Mississippi is one step closer to becoming the 45th state to ban texting while driving, after the state Senate overwhelming passed such a bill earlier this week.
Governor Phil Bryant is expected to sign the measure into law if it’s not held for more debate.
“As with all bills, he will review it closely,” Bryant spokeswoman Nicole Webb wrote in an email. “He does support the bill and plans to sign it.”
House Bill 389 would ban drivers from writing, sending or reading text messages, emails or social media messages. It set a $25 fine until July 1, 2016 and $100 after that. Making and receiving phone calls would still be legal.
Three Republican senators — Chris McDaniel of Ellisville, Angela Hill of Picayune and Michael Watson of Pascagoula — voted against the bill Monday. They say that the bill would allow police officers to pull people over at any time claiming they believed someone was looking at a cellphone.
“It opens up Pandora’s Box in regards to your civil liberties and the potential for abuse is too much to look away,” McDaniel said.
When proponents suggested that anyone wrongly ticketed could fight it in court, he said it was unrealistic to believe anyone would hire a lawyer to fight a $25 civil fine.
“Simply because we’re elected doesn’t mean we can pass a law and change all of human behavior,” said McDaniel, who noted his father died in an auto accident in 1999.
McDaniel said that if he had been in the Legislature at the time, he also would have voted against Mississippi’s law mandating seat-belt use.
Sen. Billy Hudson, R-Hattiesburg, a supporter of the bill, said that if McDaniel’s argument that people should be relied on to use their own common sense to protect themselves was carried to its logical end, Mississippi would have no traffic regulations at all.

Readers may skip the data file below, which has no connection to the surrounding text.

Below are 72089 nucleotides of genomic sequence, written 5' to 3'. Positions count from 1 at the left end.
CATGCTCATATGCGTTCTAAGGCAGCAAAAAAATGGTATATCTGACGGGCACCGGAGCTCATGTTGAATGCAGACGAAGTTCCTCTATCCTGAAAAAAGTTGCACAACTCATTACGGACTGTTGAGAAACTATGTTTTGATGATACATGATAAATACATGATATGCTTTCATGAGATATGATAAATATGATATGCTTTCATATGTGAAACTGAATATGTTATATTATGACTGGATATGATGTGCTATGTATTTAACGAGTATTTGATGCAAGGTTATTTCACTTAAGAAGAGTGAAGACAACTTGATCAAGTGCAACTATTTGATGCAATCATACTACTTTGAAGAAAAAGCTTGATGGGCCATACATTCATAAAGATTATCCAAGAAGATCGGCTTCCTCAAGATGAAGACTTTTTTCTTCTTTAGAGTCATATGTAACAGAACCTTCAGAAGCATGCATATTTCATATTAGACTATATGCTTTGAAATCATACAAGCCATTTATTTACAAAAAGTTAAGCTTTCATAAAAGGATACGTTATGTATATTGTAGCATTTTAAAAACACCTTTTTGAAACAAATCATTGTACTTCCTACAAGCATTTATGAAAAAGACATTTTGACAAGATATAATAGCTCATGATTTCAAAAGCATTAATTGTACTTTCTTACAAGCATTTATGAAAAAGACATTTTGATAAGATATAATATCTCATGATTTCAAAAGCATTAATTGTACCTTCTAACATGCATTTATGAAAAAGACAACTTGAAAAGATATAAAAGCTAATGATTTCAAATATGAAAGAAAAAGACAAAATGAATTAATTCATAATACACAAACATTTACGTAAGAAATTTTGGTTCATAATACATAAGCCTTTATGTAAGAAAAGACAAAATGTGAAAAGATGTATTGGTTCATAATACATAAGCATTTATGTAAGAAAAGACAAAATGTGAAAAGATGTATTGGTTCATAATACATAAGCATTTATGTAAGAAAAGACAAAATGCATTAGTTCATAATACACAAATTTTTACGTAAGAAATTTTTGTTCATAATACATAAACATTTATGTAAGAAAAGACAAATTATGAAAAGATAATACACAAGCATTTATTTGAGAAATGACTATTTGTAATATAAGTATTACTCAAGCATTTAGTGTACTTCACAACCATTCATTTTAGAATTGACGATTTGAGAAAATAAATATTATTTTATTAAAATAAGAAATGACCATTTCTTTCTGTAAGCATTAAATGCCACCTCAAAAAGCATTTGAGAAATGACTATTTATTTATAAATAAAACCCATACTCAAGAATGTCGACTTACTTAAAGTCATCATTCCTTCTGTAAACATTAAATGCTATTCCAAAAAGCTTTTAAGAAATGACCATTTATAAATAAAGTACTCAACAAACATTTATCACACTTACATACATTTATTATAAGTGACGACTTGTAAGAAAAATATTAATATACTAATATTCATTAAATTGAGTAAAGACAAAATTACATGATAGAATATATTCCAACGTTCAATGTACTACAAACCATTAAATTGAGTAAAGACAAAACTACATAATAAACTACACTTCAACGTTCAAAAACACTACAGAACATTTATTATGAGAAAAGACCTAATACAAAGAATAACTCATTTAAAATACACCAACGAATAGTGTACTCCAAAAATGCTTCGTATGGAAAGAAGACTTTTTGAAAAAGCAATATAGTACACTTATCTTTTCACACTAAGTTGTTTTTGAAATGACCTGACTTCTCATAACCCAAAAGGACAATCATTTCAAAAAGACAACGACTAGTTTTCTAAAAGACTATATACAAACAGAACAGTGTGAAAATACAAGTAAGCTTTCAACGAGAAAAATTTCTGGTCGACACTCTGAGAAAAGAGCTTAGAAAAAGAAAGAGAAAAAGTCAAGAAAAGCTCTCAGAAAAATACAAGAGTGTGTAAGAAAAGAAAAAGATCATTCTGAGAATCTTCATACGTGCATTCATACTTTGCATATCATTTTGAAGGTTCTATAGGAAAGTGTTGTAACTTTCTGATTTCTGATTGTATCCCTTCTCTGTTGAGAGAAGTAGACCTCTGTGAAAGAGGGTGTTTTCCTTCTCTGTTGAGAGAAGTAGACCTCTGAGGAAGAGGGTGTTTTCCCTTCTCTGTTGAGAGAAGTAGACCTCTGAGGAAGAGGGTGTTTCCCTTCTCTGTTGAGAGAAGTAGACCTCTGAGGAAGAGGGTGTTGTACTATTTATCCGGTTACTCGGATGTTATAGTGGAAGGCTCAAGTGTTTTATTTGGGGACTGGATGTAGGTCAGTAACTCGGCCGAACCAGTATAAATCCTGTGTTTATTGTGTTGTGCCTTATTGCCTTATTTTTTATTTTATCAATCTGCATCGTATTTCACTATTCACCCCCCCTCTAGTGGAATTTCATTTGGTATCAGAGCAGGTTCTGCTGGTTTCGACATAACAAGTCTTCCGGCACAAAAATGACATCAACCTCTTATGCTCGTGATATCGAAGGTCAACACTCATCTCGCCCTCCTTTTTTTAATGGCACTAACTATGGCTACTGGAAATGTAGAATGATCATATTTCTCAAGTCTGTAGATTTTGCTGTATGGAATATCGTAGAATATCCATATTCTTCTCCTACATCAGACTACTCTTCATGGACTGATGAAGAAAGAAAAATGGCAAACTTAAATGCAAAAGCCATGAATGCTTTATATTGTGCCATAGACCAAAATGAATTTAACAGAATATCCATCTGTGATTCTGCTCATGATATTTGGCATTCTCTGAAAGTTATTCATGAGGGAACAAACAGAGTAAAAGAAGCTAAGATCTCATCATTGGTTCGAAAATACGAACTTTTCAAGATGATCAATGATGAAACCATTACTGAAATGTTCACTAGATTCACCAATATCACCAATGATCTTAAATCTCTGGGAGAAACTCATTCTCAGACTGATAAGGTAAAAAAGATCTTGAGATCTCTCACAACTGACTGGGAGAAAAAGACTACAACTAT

“Why do we have any laws?” Hudson asked. “Why do we have speeding laws, or traffic signs, or yellow lines? The reason we have laws is to protect lives.”
Mississippi is one of only six states without a texting ban, although it does ban texting for beginning drivers under 18 and for school bus drivers. A similar measure died on procedural move on the last night of the 2014 session after it appeared to have passed.
Some black lawmakers had opposed the 2014 bill out of fears that it could be used as a pretext by police to stop African-American drivers. The current measure, though, requires data collection on tickets written under the law, creating a record of any racial disparities.
Advocates cite studies finding bans have prevented deaths. The Mississippi Center for Health Policy, in a December analysis, estimated that a texting ban could have prevented 95 deaths between 2008 and 2012, as long as police can pull someone over for just that offense.
“It’s something we’ve been working on a long time, and as one of the senators said, it’s long overdue,” said Dr. Claude Brunson, president of the Mississippi Medical Association.
McDaniel, though, cited other studies that show texting hadn’t decreased even after bans in other states.
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